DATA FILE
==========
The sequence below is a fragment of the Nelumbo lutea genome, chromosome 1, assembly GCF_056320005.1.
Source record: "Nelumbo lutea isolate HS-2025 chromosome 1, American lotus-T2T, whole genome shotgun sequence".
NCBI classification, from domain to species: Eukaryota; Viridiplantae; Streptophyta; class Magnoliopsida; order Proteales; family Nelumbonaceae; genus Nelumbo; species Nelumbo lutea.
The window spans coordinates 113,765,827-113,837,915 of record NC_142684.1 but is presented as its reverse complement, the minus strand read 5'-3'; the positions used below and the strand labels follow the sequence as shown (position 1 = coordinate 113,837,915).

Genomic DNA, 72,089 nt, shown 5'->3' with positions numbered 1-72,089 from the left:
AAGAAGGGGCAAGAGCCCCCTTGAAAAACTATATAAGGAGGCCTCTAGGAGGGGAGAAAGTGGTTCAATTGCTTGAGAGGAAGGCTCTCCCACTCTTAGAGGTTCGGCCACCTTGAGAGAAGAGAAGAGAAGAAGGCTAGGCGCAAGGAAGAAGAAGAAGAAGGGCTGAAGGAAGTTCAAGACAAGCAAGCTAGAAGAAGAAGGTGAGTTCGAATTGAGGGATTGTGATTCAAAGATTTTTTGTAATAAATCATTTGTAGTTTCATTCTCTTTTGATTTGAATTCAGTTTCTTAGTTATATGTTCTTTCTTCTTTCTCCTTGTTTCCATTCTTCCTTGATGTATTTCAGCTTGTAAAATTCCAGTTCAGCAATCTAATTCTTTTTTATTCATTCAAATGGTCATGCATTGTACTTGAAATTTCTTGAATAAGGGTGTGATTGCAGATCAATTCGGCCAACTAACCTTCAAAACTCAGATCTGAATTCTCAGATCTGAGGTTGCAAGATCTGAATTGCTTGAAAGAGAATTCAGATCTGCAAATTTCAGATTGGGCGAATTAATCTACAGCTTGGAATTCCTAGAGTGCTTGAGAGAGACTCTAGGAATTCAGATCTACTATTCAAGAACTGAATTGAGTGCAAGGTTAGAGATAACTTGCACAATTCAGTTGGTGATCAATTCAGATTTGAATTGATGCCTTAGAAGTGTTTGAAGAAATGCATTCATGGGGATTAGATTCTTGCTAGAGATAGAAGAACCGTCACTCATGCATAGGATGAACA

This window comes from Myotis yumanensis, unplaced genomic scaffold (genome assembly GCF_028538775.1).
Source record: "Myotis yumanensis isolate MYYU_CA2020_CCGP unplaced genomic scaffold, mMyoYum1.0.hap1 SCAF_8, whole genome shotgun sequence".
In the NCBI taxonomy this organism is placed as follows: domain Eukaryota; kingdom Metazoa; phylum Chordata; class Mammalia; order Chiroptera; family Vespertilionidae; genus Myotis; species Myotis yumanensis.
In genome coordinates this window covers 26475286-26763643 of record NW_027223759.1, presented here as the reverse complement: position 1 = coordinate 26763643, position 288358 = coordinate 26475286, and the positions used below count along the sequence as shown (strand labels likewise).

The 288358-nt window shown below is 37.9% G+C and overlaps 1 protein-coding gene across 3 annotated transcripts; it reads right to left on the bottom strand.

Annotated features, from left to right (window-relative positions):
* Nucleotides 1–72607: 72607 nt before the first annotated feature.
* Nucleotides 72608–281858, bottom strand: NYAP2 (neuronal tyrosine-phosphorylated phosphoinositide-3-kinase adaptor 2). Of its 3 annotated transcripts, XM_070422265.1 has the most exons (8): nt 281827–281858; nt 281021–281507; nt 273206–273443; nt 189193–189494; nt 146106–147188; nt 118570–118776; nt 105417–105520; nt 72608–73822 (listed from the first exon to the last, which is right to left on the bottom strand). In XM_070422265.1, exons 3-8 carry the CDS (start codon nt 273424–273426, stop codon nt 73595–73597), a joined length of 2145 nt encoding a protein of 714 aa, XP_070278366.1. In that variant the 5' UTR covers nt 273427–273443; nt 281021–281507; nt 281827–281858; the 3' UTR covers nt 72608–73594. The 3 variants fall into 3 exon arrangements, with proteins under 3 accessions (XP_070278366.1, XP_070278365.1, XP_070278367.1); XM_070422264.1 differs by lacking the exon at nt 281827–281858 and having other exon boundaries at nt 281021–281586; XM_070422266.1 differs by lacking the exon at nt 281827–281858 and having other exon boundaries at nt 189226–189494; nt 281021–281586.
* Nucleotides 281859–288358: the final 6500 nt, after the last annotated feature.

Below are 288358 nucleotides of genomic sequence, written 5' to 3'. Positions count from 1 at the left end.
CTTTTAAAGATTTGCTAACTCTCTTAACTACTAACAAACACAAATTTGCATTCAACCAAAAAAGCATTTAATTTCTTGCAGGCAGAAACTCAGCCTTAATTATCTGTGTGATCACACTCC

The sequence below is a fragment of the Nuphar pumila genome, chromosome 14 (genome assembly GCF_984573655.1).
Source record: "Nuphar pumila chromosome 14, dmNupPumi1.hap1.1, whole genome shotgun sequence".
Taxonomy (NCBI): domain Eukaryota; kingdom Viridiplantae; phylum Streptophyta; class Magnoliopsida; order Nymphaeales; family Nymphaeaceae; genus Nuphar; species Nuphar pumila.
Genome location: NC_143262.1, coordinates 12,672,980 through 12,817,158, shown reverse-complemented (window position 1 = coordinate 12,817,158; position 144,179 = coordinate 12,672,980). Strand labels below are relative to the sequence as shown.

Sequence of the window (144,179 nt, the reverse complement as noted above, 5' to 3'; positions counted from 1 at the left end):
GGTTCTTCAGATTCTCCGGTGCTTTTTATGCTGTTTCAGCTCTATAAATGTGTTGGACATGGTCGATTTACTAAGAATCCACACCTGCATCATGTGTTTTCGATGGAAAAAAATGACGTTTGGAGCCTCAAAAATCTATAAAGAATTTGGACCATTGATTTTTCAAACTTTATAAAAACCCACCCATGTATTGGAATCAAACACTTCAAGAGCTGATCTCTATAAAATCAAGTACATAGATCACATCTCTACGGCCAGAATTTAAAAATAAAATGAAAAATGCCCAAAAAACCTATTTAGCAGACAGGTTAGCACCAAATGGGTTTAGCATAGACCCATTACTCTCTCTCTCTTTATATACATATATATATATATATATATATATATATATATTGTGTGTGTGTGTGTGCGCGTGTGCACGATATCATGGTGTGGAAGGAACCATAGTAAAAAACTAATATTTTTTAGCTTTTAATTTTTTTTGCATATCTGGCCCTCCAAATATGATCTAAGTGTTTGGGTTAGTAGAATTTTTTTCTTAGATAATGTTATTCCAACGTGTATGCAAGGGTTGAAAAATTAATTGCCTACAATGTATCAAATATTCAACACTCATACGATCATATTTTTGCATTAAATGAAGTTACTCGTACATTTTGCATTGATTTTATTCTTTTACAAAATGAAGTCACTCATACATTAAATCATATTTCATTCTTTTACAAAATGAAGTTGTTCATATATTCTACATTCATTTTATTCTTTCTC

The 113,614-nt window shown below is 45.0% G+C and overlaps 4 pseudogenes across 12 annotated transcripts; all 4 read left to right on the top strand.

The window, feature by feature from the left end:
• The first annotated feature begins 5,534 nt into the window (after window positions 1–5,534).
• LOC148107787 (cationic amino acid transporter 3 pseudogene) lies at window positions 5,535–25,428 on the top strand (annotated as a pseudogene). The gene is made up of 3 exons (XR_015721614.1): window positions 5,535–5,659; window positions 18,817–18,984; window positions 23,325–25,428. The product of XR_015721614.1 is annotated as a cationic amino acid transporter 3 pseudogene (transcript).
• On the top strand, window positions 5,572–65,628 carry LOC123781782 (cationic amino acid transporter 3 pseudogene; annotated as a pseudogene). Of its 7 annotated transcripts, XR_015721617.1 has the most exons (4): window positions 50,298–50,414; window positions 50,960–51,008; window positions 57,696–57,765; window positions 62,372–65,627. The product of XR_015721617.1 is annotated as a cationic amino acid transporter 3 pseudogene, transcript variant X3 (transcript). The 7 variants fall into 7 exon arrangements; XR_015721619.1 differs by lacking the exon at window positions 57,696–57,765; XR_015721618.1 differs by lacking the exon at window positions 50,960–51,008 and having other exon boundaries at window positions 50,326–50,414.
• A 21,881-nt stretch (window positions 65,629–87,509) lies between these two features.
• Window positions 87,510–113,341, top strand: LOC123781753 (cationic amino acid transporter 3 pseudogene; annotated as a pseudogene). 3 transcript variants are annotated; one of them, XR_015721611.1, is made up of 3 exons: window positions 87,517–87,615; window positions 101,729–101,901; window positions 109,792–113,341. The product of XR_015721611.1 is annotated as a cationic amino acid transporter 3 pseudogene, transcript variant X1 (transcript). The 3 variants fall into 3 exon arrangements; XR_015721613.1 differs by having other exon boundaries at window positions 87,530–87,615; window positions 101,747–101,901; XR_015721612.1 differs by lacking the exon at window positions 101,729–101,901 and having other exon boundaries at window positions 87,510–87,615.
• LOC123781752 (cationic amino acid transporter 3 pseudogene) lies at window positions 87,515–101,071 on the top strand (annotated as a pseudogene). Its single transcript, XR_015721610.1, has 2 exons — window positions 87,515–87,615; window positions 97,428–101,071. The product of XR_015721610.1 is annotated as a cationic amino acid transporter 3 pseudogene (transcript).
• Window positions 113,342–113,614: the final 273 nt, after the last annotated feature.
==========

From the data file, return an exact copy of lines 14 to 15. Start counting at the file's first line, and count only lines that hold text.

* Nucleotides 72608–281858, bottom strand: NYAP2 (neuronal tyrosine-phosphorylated phosphoinositide-3-kinase adaptor 2). Of its 3 annotated transcripts, XM_070422265.1 has the most exons (8): nt 281827–281858; nt 281021–281507; nt 273206–273443; nt 189193–189494; nt 146106–147188; nt 118570–118776; nt 105417–105520; nt 72608–73822 (listed from the first exon to the last, which is right to left on the bottom strand). In XM_070422265.1, exons 3-8 carry the CDS (start codon nt 273424–273426, stop codon nt 73595–73597), a joined length of 2145 nt encoding a protein of 714 aa, XP_070278366.1. In that variant the 5' UTR covers nt 273427–273443; nt 281021–281507; nt 281827–281858; the 3' UTR covers nt 72608–73594. The 3 variants fall into 3 exon arrangements, with proteins under 3 accessions (XP_070278366.1, XP_070278365.1, XP_070278367.1); XM_070422264.1 differs by lacking the exon at nt 281827–281858 and having other exon boundaries at nt 281021–281586; XM_070422266.1 differs by lacking the exon at nt 281827–281858 and having other exon boundaries at nt 189226–189494; nt 281021–281586.
* Nucleotides 281859–288358: the final 6500 nt, after the last annotated feature.